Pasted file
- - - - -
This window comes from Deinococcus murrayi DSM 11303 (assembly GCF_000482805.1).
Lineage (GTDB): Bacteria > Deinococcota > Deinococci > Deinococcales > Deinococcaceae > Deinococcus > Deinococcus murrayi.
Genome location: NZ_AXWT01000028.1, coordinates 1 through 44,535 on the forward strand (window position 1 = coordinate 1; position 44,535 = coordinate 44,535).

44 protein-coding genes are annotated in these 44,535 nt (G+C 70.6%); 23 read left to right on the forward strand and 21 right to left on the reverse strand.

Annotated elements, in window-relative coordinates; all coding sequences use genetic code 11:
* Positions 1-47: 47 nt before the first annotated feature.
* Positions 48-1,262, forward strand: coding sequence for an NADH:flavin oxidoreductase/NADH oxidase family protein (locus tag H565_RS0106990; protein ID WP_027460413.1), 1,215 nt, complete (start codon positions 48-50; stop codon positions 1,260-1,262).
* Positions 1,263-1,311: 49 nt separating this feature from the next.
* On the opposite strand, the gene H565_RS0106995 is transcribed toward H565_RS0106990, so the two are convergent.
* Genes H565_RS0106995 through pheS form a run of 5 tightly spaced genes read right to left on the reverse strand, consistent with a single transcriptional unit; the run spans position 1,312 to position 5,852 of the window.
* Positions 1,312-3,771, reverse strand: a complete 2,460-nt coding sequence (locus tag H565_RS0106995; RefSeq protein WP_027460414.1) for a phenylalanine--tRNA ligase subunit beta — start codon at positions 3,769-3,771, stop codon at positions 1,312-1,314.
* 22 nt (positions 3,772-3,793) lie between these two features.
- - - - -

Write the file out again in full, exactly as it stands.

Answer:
This window comes from Deinococcus murrayi DSM 11303 (assembly GCF_000482805.1).
Lineage (GTDB): Bacteria > Deinococcota > Deinococci > Deinococcales > Deinococcaceae > Deinococcus > Deinococcus murrayi.
Genome location: NZ_AXWT01000028.1, coordinates 1 through 44,535 on the forward strand (window position 1 = coordinate 1; position 44,535 = coordinate 44,535).

44 protein-coding genes are annotated in these 44,535 nt (G+C 70.6%); 23 read left to right on the forward strand and 21 right to left on the reverse strand.

Annotated elements, in window-relative coordinates; all coding sequences use genetic code 11:
* Positions 1-47: 47 nt before the first annotated feature.
* Positions 48-1,262, forward strand: coding sequence for an NADH:flavin oxidoreductase/NADH oxidase family protein (locus tag H565_RS0106990; protein ID WP_027460413.1), 1,215 nt, complete (start codon positions 48-50; stop codon positions 1,260-1,262).
* Positions 1,263-1,311: 49 nt separating this feature from the next.
* On the opposite strand, the gene H565_RS0106995 is transcribed toward H565_RS0106990, so the two are convergent.
* Genes H565_RS0106995 through pheS form a run of 5 tightly spaced genes read right to left on the reverse strand, consistent with a single transcriptional unit; the run spans position 1,312 to position 5,852 of the window.
* Positions 1,312-3,771, reverse strand: a complete 2,460-nt coding sequence (locus tag H565_RS0106995; RefSeq protein WP_027460414.1) for a phenylalanine--tRNA ligase subunit beta — start codon at positions 3,769-3,771, stop codon at positions 1,312-1,314.
* 22 nt (positions 3,772-3,793) lie between these two features.